Monday, September 22, 2008

Escape from Puerto Vallarta

After an afternoon of hiliarious pool aquatics (if only we had a waterproof camera to capture the magic), mediocre street food, testing out the quality vendedore merchanise (Nic in Prada) and an evening stroll along Puerto Vallarta's malecon (or waterfront street), we headed back to the hotel. As if knowing it was their last day in paradise, angry travel gods hurled an impressive and hair-raising display of thunder and lightning down the jungle mounts. The next morning, Jen and Eric were well on their way home, our plan was to take a cab to the airport and haggle with bevy car rental agents on a 4x4 for the next leg of the trip, ambiguously called the “Mexican road trip” subject to routine downsizing. The night before we were laughingly compared to a European visitor Eric had once known who had flippantly rattled off a driving itinerary that included driving to Las Vegas from Seattle then hopping over to Los Angeles, then back to Seattle, all in one week. Despite our public transportation independence, we’d definitely under-estimated the time it would take to get anywhere and to give us more than 12 hours of surfing in south Mexico, we tossed aside glamorous Oaxaca and the tequila fields of Guadalajara, our only intent was to reach the next good surf town.

We got as far as taking a cab to the airport before things started to go awry…or merely get more adventurous! Spanish small talk leads to our driver swerving off the road to drive through a dilapidated gate to an even more dilapidated and dark rental car agency building where his friend works. Supposedly his friend can give us a good deal, much better than the airport we’re told. Two hours later we’re rattling down the road in an oversized white Jeep with bad gas mileage, flimsy plastic windows with a flickering “check the engine” light that we’re assured is ok. 10 or so hours of driving in remote areas ahead of us, Nic’s the first to point out the obvious that this is never going to work. He pulls our first Mexican U-Turn from the far right hand side of the road. (Mexican Driving Tip: there is no such thing as a left hand turn lane or suicide middle lane. The inner lanes of highways are reserved for non-stop traffic only. Any turns or turn-arounds are made by exiting to one of the far right lanes, waiting, and then turning left).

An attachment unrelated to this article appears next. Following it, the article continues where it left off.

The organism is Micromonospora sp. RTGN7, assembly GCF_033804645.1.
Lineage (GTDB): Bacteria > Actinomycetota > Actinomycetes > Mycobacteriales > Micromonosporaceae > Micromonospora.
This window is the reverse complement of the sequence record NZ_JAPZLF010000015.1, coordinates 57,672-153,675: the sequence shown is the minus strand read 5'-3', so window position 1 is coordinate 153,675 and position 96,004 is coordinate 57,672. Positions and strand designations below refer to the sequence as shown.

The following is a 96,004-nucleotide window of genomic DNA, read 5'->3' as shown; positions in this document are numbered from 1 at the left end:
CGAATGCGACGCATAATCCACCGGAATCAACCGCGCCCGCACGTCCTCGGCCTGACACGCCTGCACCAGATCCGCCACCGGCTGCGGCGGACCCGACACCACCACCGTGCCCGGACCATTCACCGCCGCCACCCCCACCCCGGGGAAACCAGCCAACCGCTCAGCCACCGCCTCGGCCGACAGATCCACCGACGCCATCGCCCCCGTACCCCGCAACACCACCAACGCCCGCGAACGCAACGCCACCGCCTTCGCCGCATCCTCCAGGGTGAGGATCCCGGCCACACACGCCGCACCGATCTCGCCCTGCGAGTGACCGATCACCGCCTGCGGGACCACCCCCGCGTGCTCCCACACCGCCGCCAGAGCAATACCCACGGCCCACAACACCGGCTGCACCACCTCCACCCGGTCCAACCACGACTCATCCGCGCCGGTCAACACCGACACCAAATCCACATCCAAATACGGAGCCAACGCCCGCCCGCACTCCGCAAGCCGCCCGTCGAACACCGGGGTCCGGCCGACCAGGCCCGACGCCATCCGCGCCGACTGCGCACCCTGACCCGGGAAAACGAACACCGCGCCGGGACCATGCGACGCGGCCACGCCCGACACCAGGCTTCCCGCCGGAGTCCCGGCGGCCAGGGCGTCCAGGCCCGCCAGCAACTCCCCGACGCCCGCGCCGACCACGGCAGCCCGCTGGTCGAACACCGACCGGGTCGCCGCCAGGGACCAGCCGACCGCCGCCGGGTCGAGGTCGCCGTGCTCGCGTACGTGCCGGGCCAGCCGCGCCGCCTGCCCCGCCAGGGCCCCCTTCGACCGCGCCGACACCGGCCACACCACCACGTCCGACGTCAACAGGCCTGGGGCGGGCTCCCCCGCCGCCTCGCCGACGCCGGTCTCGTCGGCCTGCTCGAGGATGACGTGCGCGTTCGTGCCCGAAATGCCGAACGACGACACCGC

It took some searching to find the literal whole-in-the-wall we’d rented the car from. But we did return the Jeep to a disappointed but understanding man. Credit card slips in my hand, we march out to catch a cab to the airport and back to our original plan. We divide and conquer the rental agencies at the airport, settling on the third inquiry (who likely overheard the prices we declined at other places) and got us into a trusty, comfortable 4x4 for a couple hundred less than the other guy. We agree that we’ve learned an important lesson today: don’t succumb to pressure to purchase something you don’t really want.

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